Libya and the US elections


Quite surprisingly, the attack on the US consulate in Benghazi didn't do any lasting damage to US-Libyan relations. But there is still widespread frustration in the country - against the misguided policies of successive American administrations. Leaving Libyans to hope for a change.

Sara ElGaddari
30 October 2012

In sitting rooms across Libya, as Al Jazeera broadcasts the latest on regional and global politics, many are keenly watching developments in the US Presidential election campaign. At the same time, in the Arab street and neighbourhoods, many hold onto a hope that this time around, that now, this year, the US elections will produce a different outcome. The Arab Street wants a different kind of upheaval, for the United States to break with the past and to steer its foreign policy in a new direction, away from maintaining the status quo in the Middle East and North Africa.

Libyan citizens, like their neighbours, care deeply about what happens in the United States, because the United States still holds the power and influence to affect peace and the pace of democratic transitions in the region, and crucially, to put pressure on existing Arab autocracies and repressive regimes, including the Gulf States, Saudi Arabia, as well as Israel. More than ever, following the political awakenings sweeping their countries, the Arab Street wants to see an Israel that plays by international rules. Specifically, they want Israel to: respect UN Security Council resolutions, hand back illegally occupied land to Palestinians, and to lift inhumane economic sanctions on Palestinians who are living on or below the breadline in Gaza.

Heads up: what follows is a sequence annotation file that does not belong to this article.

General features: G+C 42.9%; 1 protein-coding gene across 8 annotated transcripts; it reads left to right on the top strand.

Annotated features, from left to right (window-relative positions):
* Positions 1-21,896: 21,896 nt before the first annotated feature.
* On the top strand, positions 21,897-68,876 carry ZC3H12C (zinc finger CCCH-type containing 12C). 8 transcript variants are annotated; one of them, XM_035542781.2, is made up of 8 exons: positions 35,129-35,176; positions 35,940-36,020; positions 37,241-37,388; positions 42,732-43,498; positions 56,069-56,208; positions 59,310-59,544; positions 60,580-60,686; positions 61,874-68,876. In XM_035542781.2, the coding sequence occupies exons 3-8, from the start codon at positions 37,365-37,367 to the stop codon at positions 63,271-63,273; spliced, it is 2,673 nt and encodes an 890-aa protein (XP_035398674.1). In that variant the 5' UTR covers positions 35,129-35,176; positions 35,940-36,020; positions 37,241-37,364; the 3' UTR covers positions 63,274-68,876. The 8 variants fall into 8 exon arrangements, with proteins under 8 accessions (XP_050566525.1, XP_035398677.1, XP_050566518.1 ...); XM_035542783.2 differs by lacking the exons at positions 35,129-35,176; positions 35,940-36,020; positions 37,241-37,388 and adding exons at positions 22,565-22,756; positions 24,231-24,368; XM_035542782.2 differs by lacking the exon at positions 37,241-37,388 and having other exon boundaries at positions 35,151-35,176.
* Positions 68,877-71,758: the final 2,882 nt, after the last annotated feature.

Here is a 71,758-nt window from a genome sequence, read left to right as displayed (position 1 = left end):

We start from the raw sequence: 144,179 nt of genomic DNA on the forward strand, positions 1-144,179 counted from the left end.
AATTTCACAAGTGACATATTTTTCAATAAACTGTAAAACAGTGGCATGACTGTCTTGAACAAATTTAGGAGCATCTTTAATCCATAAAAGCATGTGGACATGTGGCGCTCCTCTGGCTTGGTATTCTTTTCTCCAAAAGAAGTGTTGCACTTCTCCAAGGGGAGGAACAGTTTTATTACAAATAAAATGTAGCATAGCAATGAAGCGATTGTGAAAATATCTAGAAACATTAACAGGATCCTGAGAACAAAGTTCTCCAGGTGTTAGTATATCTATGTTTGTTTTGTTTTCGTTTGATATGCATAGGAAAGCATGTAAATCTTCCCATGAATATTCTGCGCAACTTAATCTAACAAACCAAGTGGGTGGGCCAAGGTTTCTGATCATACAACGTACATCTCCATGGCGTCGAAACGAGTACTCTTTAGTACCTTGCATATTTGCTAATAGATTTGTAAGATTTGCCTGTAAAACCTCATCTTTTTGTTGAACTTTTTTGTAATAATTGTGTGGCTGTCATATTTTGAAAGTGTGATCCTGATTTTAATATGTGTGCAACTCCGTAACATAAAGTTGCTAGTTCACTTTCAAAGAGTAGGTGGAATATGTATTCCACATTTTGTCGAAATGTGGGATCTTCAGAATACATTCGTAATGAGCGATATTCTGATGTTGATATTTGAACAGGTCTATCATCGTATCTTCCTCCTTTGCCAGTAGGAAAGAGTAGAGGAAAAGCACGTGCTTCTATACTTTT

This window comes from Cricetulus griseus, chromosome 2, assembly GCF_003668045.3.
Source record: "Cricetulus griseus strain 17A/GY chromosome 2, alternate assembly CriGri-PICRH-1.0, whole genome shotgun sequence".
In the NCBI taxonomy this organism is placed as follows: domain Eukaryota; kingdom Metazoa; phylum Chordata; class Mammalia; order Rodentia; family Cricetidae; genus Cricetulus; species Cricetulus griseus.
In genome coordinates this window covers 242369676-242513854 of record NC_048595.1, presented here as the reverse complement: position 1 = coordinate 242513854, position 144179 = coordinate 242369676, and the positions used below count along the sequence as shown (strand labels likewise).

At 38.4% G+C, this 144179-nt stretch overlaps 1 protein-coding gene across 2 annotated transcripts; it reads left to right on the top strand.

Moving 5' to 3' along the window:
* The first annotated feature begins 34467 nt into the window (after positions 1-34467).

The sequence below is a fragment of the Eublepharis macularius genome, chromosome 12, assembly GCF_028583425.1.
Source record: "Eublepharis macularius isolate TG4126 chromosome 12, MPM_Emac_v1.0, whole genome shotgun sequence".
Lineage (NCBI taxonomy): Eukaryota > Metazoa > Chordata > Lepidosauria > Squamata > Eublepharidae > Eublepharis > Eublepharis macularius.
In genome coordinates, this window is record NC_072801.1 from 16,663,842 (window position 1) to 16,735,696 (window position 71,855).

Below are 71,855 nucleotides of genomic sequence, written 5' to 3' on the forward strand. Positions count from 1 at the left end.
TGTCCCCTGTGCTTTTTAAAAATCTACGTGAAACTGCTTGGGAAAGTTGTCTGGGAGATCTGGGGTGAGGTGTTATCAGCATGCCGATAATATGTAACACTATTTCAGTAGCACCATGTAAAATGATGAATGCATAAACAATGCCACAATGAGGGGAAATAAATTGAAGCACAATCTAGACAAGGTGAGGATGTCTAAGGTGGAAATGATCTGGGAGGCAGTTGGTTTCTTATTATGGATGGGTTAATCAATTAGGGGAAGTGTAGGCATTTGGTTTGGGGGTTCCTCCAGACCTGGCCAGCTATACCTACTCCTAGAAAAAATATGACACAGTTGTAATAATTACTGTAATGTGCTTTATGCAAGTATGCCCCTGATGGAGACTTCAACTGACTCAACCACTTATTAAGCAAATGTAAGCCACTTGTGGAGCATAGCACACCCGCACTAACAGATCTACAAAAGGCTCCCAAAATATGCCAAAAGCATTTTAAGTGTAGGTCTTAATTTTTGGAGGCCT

The basic ingredients that make up these ambitious aspirations of a youthful Arab Spring are rooted in a historical and traumatic legacy of regional upheavals and oppression within their own national borders. As an elder Libyan recently told me (and I paraphrase), “the people on the [Arab] street have nothing against America and Americans, but against successive US administrations' policies, policies that are based on the firm idea that the politics of the MENA are going nowhere”. With the election of a new President, these policies must change. Arab citizens feel that the Israeli-Palestinian two-state solution is still on the table, and that the Palestinian people need to be treated with dignity and humanity. They also recognise however, that the US has a tough time at home in justifying putting any amount of pressure on Israel.

Meanwhile, the Arab Street is changing, sometimes for the better, sometimes for the worse. With a fledgling democratic government, Libyans really do feel they are living in a time of (as Michael Sandel has termed it) both moral and civic renewal. Based on the earlier behaviour of the Obama administration, who supported Mubarak’s regime in 2011, this hope may be a naïve one, but it remains a hope nevertheless. As Obama wrote in the Libya letter of April 2011 (with Cameron and Sarkozy), just as they were committed to enabling Libyans to “choose their own future”, so too should the US remain committed to securing and protecting the basic human rights of oppressed people, as well as to creating the conditions for the self-determination of Palestinian people.

As Avi Shlaim observed earlier this year, the Arab Spring ‘presents Israel with a historic opportunity: to become part of the region in which it is located and to join with pro-democracy forces in forging a new Middle East.’ An unchanging stance by the US towards repressive regimes such as Bahrain and Saudi Arabia and Israel will only create deep frustration and resentment in the Arab street. In particular, a continued policy bias in favour of Israel will only backfire in the long-term for everyone. The Arab Street asks for the next President of the United States to instead embrace a region and a people with the same hopes and aspirations as the next Israeli or American citizen.

This article is part of the 'How it looks from here' openDemocracy feature on the 2012 US elections. For more worldwide perspectives on the presidential race, click here.

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